Flipping the switch on cancer cell death
Dr Huntly and his team are using Worldwide Cancer Research funding to understand more about the blood cancer acute myeloid leukaemia (AML). He will investigate how two specific proteins may interact with and modulate HOXA9, a protein known to drive around half of all AML cases.
Around 34% of patients diagnosed with leukaemia in the UK have AML, yet there are few effective treatment options available. This is partly because many different cell DNA mutations are linked with AML, and it is hard for scientists to develop treatments that effectively target them all.
HOXA9 represents a single piece in the puzzle, linking a number of AML-triggering DNA mutations with ultimate development of the disease. HOXA9 expression is also linked to aggressive disease. However, scientists still do not know exactly how this happens.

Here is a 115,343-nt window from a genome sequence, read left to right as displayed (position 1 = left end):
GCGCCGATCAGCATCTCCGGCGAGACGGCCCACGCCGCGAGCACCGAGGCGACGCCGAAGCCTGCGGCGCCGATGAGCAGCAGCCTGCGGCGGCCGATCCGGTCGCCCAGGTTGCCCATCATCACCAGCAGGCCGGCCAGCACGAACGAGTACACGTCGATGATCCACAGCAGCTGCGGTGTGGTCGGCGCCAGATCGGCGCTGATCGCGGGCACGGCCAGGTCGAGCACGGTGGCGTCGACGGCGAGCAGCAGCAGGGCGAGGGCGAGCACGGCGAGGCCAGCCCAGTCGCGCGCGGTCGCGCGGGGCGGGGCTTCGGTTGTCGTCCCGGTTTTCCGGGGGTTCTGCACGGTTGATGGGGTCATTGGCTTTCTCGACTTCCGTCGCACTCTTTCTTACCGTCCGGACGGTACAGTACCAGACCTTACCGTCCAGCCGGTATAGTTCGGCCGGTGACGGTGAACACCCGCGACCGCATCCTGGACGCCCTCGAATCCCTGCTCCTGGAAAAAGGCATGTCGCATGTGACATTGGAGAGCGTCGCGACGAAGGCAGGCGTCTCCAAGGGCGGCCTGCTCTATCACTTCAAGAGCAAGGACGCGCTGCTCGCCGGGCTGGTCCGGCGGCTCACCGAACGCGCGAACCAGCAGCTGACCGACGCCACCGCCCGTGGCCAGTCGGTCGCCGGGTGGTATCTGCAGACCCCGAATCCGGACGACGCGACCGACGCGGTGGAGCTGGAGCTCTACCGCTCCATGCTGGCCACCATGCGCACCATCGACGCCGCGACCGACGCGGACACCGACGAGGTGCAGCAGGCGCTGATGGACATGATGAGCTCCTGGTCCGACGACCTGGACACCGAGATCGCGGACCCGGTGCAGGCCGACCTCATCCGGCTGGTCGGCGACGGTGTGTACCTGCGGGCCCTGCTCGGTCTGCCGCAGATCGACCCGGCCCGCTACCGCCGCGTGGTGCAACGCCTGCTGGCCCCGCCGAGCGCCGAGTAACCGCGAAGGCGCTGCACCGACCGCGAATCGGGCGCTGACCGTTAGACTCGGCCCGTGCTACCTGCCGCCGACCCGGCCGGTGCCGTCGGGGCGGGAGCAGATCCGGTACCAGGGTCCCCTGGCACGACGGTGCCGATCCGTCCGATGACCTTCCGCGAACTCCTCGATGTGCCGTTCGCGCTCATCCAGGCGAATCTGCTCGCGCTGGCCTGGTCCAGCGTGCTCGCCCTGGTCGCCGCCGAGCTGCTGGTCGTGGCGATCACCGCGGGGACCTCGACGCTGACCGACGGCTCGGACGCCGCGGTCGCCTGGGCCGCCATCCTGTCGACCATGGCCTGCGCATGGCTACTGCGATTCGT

Dr Huntly wants to find out how two proteins that his team have demonstrated to physically bind to HOXA9, and which seem to modulate leukaemia cell growth in the lab, could be involved in the process. He will use a three-pronged approach to study this problem. First he will look at how these proteins behave together at a molecular level, before then using cell-based models and mice to study how they may interact in leukaemia.
"If this research is successful," says Dr Huntly, "it will set the scene for targeting the interactions between these three proteins, as a much needed potential novel therapeutic in AML."